Every single day is a miracle, every single day. It was a zero percent when she was found, then 1 percent the next day. Now there are still a few things that we are not sure of, but almost everything is just positive. —Marcia Hansen
PROVO — A BYU student who suffered critical head injuries last week after being hit by a car just outside the campus boundaries is making remarkable progress.
Lexi Hansen, 18, was alert and breathing on her own Tuesday, though she was still listed in critical but stable condition. She even tried to get out of her hospital bed. While she has a long road to recovery ahead, her family believes they have witnessed a miracle.
“When they brought her in, the doctors gave her less than a 5 percent chance of survival,” said Doug Hansen, Lexi’s father. “They told us to call our family and get them here quickly because she wasn’t going to last too long.”
Just before 6:30 p.m. on Feb. 26, Lexi was riding her longboard while crossing the street in a crosswalk at the intersection of University Avenue and Canyon Road when the accident occurred. No alcohol, drugs or texting were believed to have played a role in the crash, police said.
Lexi suffered head injuries and was in a coma for several days. But Sunday, she came out of the coma as her family sang hymns around her.
“We had the most amazing experience today at the end of everyone's fast,” the family wrote on the Pray for Lexi Facebook Page. “Lexi opened her eyes and kept them open for nearly an hour while we sang hymns to her as a family. While we were singing, she hand signed, 'I love you,' moving her arm around so that everyone could see. She then reached for each person's hands individually so she could squeeze them. We could hardly sing due to the tears streaming down our face. We knew we were witnessing a miracle.”
Lexi's mother, Marcia Hansen, says Lexi is a fighter. Every day she is improving on the previous day, she said.
“Every single day is a miracle, every single day,” Marcia Hansen said. “It was a zero percent when she was found, then 1 percent the next day. Now there are still a few things that we are not sure of, but almost everything is just positive.”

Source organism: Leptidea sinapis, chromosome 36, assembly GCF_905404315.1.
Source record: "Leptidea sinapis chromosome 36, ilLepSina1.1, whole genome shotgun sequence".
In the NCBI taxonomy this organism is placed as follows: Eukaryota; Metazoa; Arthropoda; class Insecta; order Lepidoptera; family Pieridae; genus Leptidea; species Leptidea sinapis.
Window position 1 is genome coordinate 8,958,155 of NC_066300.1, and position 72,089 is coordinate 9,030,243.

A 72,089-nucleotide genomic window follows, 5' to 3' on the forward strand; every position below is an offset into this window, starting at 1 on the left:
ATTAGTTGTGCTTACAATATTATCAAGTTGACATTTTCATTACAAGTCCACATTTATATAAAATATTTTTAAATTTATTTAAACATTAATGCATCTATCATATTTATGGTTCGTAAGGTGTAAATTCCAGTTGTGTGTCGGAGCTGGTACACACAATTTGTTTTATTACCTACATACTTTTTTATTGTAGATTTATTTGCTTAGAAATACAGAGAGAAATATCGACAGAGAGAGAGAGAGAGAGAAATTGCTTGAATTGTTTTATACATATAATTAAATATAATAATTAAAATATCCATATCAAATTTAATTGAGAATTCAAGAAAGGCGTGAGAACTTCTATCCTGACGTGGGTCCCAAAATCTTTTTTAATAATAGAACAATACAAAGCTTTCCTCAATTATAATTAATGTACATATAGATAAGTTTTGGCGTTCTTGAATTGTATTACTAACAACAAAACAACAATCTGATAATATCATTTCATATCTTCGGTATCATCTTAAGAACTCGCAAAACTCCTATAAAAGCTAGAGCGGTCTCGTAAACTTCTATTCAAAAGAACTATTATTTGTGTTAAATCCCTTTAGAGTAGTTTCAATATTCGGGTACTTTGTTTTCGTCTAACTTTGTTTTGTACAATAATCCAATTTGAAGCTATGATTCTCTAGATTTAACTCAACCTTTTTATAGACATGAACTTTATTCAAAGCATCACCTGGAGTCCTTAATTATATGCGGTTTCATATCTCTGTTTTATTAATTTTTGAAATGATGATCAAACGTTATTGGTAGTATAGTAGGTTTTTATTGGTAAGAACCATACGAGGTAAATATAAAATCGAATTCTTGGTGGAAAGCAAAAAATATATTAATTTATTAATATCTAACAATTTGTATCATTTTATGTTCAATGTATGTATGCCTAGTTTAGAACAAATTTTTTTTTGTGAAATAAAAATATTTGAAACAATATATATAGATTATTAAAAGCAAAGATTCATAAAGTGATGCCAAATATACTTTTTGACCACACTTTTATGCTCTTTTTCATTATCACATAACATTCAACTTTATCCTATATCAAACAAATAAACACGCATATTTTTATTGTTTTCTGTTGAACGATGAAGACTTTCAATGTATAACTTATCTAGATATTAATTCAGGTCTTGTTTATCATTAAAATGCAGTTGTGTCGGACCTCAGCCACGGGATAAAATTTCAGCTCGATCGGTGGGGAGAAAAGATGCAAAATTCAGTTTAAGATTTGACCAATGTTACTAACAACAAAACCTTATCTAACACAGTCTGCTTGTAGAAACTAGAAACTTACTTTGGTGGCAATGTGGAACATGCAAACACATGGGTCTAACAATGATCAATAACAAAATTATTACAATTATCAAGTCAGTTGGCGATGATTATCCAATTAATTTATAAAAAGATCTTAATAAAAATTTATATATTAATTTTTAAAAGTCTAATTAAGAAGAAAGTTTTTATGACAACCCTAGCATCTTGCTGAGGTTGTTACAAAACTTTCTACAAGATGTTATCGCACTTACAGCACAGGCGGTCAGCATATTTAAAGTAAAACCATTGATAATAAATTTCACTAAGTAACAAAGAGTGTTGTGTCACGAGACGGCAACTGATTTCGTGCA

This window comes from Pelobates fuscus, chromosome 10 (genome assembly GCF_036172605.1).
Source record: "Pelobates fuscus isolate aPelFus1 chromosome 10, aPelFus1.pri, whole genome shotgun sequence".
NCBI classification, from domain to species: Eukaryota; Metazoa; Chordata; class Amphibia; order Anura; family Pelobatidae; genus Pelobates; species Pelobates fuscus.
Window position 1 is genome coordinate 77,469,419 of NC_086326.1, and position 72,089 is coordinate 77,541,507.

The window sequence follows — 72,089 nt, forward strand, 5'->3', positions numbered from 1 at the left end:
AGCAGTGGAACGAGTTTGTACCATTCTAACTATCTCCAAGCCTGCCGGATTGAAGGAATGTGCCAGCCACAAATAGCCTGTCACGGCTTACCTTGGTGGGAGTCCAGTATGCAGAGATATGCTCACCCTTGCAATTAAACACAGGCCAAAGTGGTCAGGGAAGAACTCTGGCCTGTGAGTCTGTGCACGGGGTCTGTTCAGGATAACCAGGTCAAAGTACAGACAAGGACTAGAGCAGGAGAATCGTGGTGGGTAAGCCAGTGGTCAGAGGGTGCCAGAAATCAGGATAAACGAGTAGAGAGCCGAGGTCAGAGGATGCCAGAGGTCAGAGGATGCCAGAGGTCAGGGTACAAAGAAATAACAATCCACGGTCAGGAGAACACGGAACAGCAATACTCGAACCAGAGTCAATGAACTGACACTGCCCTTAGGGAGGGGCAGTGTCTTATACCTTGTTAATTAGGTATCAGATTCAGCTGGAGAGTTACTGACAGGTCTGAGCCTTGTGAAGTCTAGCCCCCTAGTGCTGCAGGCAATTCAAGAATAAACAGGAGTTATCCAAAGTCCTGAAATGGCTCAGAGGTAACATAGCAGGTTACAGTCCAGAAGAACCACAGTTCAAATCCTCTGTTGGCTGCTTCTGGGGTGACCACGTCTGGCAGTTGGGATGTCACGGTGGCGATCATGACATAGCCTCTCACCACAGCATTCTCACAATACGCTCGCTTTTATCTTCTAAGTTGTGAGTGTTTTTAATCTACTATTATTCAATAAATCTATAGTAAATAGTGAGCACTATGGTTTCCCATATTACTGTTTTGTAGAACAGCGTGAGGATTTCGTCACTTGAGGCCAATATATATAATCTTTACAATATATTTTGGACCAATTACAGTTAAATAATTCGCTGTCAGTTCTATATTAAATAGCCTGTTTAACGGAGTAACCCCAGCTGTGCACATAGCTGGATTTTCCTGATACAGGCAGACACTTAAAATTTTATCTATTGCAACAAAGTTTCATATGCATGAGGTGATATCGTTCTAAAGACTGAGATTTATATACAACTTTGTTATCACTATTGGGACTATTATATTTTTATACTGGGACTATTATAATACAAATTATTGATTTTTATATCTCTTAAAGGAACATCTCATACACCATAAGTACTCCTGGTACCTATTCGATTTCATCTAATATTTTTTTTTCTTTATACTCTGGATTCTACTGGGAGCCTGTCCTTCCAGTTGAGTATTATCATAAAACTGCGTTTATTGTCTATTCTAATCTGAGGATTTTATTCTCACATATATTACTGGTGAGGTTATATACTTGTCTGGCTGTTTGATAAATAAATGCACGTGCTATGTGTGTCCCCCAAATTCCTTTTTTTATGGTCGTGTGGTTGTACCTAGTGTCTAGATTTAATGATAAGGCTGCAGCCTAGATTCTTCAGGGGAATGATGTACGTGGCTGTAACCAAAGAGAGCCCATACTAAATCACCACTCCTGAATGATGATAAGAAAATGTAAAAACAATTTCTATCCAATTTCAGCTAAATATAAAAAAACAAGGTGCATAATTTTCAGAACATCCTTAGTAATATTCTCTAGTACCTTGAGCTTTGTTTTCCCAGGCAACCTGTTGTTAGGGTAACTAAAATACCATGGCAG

On Monday, Lexi had her breathing tube removed and started breathing on her own. She is now starting speech and physical therapy.
"Every doctor and nurse that comes in there, and therapist and whatever, they are just like, ‘You know this isn't supposed to happen. You know we are calling her the miracle girl, right?’” Marcia Hansen said.
Lexi's parents say they are finding strength in their faith and believe her recovery is nothing short of a miracle.
“We know it’s because of God,” Marcia Hansen said. “We know he’s a God of miracles. And the prayers and faiths everybody that have been praying for her. That’s the only reason she is where she’s at.”
Lexi’s parents said they are very grateful for all the love and support they have been receiving from friends, family and even strangers.
“I think it started with Lexi because of her friends, because she’s a bright spirit,” Marcia Hansen said. “I think on top of that, it was because people wanted to join in and have a miracle happen and pray and to help someone that could possibly lose their life.”
Lexi is a communications major at BYU and wants to be a motivational speaker. It’s something she’s wanted to do since she was little, her mother said.
“Two weeks ago, she said to me, ‘You know, Mom, to be a motivational speaker, everybody has been in some big accident or something.’ Yesterday I reminded her of that.”
The family doesn’t hold the driver who hit Lexi responsible. They say it was just an accident.
“We’ve reached out to him,” Marcia Hansen said. “We had dinner with him the other night at the hospital. He’s gone through torment. We just wanted him to know that accidents happen, and we love him and we don’t want him to feel guilty. We feel like he has been a catalyst for all this to happen, to have all this love come out in the community."
Contributing: Viviane Vo-Duc